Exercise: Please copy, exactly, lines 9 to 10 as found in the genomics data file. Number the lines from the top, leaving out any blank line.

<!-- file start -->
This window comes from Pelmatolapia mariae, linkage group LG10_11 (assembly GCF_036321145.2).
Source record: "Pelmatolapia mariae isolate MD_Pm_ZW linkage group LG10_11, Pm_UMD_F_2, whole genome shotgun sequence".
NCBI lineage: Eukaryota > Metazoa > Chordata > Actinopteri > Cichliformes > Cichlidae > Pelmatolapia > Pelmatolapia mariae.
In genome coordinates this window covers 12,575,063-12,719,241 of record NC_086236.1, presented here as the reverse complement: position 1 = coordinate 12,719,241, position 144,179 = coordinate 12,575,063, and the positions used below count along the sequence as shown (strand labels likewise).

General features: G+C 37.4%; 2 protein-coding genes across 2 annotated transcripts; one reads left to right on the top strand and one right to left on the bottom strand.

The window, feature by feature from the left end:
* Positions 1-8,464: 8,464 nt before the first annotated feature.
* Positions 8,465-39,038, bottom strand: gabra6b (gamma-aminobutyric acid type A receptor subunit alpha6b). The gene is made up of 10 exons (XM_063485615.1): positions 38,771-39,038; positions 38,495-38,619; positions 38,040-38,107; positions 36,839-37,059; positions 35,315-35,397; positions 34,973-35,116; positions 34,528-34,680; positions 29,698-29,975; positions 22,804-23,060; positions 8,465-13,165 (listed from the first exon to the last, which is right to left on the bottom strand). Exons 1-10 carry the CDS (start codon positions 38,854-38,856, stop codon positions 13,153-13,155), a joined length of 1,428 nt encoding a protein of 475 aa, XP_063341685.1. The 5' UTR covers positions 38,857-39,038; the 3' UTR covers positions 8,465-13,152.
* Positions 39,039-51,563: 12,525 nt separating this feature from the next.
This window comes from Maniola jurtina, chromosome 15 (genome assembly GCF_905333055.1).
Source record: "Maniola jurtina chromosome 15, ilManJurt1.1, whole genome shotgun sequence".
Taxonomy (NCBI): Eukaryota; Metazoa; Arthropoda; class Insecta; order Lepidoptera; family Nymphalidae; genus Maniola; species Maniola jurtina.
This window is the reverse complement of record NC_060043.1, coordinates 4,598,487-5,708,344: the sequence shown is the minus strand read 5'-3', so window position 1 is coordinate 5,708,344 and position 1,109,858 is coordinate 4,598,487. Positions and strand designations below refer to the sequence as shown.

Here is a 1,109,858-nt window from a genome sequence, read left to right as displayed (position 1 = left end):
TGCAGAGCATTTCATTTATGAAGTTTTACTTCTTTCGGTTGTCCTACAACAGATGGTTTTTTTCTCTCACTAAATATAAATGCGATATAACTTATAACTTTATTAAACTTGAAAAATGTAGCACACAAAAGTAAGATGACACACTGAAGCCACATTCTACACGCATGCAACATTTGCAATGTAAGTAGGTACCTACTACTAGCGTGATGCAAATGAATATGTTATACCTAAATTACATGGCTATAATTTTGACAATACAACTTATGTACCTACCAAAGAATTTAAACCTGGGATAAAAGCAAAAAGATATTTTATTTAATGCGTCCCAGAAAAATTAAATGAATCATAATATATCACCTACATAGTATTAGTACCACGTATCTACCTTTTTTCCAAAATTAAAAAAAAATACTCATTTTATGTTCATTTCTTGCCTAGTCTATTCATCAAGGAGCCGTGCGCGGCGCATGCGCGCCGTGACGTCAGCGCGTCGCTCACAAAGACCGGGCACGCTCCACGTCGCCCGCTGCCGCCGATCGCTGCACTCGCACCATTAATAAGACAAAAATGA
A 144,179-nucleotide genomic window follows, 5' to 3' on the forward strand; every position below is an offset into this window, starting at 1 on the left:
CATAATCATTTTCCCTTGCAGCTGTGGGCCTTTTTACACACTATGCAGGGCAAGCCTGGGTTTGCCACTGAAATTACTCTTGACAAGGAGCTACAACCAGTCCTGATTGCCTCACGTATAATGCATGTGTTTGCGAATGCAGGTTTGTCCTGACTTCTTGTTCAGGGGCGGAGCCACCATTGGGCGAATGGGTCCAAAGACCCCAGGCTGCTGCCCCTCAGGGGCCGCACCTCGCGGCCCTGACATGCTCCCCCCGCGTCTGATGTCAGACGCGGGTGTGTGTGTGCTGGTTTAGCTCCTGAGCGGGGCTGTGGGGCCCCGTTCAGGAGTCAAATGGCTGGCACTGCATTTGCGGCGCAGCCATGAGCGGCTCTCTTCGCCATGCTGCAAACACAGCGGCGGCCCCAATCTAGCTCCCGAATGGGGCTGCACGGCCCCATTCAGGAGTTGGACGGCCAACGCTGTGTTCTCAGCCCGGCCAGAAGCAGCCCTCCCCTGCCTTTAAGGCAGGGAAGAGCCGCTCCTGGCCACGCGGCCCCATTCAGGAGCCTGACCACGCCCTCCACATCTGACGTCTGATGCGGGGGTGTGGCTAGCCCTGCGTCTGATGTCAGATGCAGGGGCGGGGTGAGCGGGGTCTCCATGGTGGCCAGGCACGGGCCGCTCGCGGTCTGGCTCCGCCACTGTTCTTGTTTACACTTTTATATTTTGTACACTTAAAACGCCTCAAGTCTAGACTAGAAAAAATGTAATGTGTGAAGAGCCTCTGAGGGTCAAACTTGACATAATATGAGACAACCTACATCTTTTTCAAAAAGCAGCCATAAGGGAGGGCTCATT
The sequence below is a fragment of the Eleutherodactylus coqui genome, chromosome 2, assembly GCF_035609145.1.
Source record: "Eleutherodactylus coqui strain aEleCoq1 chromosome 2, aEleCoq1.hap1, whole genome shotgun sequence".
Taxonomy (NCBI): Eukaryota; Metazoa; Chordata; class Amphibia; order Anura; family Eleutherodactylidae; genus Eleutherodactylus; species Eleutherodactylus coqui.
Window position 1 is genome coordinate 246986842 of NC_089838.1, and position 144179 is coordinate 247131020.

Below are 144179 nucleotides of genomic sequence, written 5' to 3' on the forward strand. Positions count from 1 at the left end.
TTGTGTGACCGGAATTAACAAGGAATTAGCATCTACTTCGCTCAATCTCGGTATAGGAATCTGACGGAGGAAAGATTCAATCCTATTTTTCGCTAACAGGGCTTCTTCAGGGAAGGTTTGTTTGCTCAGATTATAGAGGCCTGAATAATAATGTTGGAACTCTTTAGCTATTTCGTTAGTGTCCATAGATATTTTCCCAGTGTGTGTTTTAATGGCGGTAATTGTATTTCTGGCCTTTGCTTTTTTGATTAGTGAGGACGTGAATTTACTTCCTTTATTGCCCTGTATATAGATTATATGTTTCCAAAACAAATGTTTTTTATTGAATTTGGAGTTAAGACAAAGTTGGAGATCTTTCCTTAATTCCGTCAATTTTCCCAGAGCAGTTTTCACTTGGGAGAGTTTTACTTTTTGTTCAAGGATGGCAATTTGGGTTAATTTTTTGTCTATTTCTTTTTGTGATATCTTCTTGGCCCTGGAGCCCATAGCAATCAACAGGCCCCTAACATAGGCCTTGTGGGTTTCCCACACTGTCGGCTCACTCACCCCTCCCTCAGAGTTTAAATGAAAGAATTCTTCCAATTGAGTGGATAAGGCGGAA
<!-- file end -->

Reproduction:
* Positions 39,039-51,563: 12,525 nt separating this feature from the next.
This window comes from Maniola jurtina, chromosome 15 (genome assembly GCF_905333055.1).